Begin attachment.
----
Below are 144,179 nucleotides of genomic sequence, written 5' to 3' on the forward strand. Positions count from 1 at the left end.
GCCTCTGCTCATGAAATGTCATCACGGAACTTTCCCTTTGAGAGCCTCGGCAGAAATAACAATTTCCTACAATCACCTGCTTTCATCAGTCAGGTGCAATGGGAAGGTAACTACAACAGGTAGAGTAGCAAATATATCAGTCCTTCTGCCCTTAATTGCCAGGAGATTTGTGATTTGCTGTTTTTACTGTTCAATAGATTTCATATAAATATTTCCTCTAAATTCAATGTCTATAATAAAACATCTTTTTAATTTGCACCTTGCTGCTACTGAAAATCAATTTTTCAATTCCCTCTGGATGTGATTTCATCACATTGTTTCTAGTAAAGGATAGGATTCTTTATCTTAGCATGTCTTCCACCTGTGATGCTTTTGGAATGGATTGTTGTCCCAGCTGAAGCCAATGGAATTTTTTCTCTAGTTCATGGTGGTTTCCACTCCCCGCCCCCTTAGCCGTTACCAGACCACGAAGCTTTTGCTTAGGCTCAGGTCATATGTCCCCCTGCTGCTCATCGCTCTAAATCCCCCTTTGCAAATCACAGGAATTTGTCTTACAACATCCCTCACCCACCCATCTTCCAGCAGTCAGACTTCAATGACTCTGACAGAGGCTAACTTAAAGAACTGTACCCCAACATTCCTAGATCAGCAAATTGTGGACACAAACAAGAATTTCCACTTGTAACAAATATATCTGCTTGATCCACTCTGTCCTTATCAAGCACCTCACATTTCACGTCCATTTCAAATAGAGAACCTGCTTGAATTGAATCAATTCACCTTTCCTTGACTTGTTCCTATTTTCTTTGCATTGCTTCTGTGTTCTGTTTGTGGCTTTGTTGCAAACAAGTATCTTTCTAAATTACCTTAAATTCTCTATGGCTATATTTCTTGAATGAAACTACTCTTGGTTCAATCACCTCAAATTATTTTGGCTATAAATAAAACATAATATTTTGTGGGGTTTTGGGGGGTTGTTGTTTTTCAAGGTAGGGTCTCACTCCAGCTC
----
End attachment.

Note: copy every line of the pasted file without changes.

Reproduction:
Below are 144,179 nucleotides of genomic sequence, written 5' to 3' on the forward strand. Positions count from 1 at the left end.
GCCTCTGCTCATGAAATGTCATCACGGAACTTTCCCTTTGAGAGCCTCGGCAGAAATAACAATTTCCTACAATCACCTGCTTTCATCAGTCAGGTGCAATGGGAAGGTAACTACAACAGGTAGAGTAGCAAATATATCAGTCCTTCTGCCCTTAATTGCCAGGAGATTTGTGATTTGCTGTTTTTACTGTTCAATAGATTTCATATAAATATTTCCTCTAAATTCAATGTCTATAATAAAACATCTTTTTAATTTGCACCTTGCTGCTACTGAAAATCAATTTTTCAATTCCCTCTGGATGTGATTTCATCACATTGTTTCTAGTAAAGGATAGGATTCTTTATCTTAGCATGTCTTCCACCTGTGATGCTTTTGGAATGGATTGTTGTCCCAGCTGAAGCCAATGGAATTTTTTCTCTAGTTCATGGTGGTTTCCACTCCCCGCCCCCTTAGCCGTTACCAGACCACGAAGCTTTTGCTTAGGCTCAGGTCATATGTCCCCCTGCTGCTCATCGCTCTAAATCCCCCTTTGCAAATCACAGGAATTTGTCTTACAACATCCCTCACCCACCCATCTTCCAGCAGTCAGACTTCAATGACTCTGACAGAGGCTAACTTAAAGAACTGTACCCCAACATTCCTAGATCAGCAAATTGTGGACACAAACAAGAATTTCCACTTGTAACAAATATATCTGCTTGATCCACTCTGTCCTTATCAAGCACCTCACATTTCACGTCCATTTCAAATAGAGAACCTGCTTGAATTGAATCAATTCACCTTTCCTTGACTTGTTCCTATTTTCTTTGCATTGCTTCTGTGTTCTGTTTGTGGCTTTGTTGCAAACAAGTATCTTTCTAAATTACCTTAAATTCTCTATGGCTATATTTCTTGAATGAAACTACTCTTGGTTCAATCACCTCAAATTATTTTGGCTATAAATAAAACATAATATTTTGTGGGGTTTTGGGGGGTTGTTGTTTTTCAAGGTAGGGTCTCACTCCAGCTC